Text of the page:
64 Chris Oakes August 18, 2011 at 2:36 pm

Really wish this piece would have been on Carey Mulligan instead.

65 efp August 18, 2011 at 2:56 pm

“We can expect this problem to get worse, as people learn the “blogosphere versions” of different points of view.”

Which is about 200x better than the Fox News versions of different points of view, which is viewed by many, many more apes than the economics blogosphere. We are doomed.

66 Lord August 18, 2011 at 3:27 pm

What is it that makes anyone think Mulligan is worth mentioning? Maybe we could make up something. Bachmann selects Mulligan as her economic advisor. Now that would be worth a laugh.

67 Steven Kopits August 18, 2011 at 6:14 pm

It seems to me that you can get a weak aggregate demand from a lack of ‘enabling commodities’.

For example, suppose a farming community in California were suddenly denied its quota of water for irrigation. Although water might constitute only a fraction of the cost of production, the economy as a whole would collapse for want of it. In this situation, water plays the role of an enabling commodity. All other activity depends upon it, and economical substitutes in large quantities are not readily available.

Could such a problem be solved with a fiscal stimulus? Would it help if people were paid unemployment benefits to stay on the farm? Would it help to build roads and bridges? Would it help to re-train people? Would it help to pay re-location costs?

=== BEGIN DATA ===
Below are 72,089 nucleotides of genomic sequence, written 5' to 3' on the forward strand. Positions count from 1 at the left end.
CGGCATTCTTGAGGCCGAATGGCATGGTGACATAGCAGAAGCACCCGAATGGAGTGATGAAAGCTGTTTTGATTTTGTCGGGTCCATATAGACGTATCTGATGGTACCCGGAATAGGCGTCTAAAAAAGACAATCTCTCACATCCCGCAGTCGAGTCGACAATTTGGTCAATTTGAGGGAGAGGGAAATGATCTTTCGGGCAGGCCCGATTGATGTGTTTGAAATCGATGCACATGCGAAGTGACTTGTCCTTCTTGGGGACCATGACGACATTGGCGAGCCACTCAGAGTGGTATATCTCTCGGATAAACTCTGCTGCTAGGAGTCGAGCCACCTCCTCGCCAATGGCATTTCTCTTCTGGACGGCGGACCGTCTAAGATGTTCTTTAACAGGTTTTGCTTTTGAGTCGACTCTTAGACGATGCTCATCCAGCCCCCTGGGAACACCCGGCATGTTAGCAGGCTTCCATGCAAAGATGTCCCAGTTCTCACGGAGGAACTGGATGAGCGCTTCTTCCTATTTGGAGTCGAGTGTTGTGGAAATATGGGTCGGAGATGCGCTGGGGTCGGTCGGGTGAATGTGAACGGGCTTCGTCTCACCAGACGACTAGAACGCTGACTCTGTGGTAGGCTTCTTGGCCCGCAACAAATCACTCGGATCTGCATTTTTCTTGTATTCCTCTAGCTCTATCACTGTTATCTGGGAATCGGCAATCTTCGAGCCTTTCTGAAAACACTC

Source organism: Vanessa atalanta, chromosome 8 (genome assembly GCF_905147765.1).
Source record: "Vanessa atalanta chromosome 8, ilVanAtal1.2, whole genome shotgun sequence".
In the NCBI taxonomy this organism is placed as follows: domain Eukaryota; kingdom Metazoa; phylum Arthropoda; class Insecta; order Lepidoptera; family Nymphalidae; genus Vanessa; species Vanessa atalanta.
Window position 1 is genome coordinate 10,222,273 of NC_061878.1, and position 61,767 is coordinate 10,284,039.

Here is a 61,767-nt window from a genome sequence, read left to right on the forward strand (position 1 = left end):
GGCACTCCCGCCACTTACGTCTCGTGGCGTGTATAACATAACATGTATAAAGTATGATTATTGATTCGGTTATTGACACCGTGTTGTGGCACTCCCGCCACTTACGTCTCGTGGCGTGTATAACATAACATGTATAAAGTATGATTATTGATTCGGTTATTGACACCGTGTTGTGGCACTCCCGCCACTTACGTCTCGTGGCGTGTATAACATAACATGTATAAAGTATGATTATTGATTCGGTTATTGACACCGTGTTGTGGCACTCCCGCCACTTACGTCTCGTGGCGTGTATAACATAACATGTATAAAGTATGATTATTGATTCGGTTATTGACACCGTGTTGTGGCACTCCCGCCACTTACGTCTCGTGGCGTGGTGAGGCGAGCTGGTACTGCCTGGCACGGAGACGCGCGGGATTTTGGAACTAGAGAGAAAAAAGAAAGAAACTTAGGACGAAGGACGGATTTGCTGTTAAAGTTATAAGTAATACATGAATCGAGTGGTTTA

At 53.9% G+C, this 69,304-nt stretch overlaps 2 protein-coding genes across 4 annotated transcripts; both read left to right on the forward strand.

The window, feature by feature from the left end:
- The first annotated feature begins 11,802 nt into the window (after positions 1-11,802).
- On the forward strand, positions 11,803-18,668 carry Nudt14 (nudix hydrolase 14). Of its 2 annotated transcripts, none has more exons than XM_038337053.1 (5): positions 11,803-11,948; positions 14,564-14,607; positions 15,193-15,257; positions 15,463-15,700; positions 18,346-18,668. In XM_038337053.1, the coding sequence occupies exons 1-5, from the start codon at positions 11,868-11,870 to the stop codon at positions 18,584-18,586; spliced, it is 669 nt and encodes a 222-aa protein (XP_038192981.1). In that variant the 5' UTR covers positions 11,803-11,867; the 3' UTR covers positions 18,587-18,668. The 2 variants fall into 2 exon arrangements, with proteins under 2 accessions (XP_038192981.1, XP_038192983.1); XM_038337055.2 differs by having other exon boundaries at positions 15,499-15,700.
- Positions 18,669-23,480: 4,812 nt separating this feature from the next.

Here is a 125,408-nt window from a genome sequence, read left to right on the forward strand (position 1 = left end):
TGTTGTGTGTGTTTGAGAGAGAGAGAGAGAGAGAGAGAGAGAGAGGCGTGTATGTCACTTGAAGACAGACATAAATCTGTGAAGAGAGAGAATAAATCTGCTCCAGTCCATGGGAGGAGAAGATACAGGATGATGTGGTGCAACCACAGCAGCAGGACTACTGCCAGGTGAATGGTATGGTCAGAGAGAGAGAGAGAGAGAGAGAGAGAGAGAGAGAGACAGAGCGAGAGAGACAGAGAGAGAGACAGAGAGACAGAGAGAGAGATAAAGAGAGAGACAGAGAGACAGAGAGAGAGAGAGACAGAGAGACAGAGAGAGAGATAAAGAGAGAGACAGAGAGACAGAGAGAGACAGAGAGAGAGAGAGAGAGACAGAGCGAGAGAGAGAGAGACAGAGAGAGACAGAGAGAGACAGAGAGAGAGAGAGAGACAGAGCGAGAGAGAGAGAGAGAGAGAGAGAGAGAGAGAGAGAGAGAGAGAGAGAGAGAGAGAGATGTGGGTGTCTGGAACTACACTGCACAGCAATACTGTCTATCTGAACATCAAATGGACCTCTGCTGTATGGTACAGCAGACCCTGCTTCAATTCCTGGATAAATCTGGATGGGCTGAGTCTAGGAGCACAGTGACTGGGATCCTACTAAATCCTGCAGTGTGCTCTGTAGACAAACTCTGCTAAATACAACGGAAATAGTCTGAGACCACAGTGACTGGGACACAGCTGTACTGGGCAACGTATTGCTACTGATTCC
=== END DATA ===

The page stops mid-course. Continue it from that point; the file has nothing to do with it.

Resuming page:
Clearly, unemployment benefits would be the worst, since they merely postpone adjustment, even if they alleviate suffering. Infrastructure and training might help, if it were oriented towards non-water intensive industries that had a comparative advantage in the respective location. Such interventions would be useful to the extent that the provider of funds was seeking an explicit social return on them. If not, they would likely be misdirected. Interestingly, paying re-location expenses would seem to be a good use of funds, as it would help people start new lives elsewhere.

But clearly, replacing the lost water would be the most direct approach to reviving the economy. Replace the enabling commodity, and the economy can bounce back.

So then, what might comprise the list of enabling commodities. Water. Air. And oil?

68 Rahul August 19, 2011 at 12:20 am

Its an interesting idea but I cannot think of any credible candidates for “enabling commodities” critical and scare enough to have caused the recent recession.

69 mmoten August 19, 2011 at 2:41 am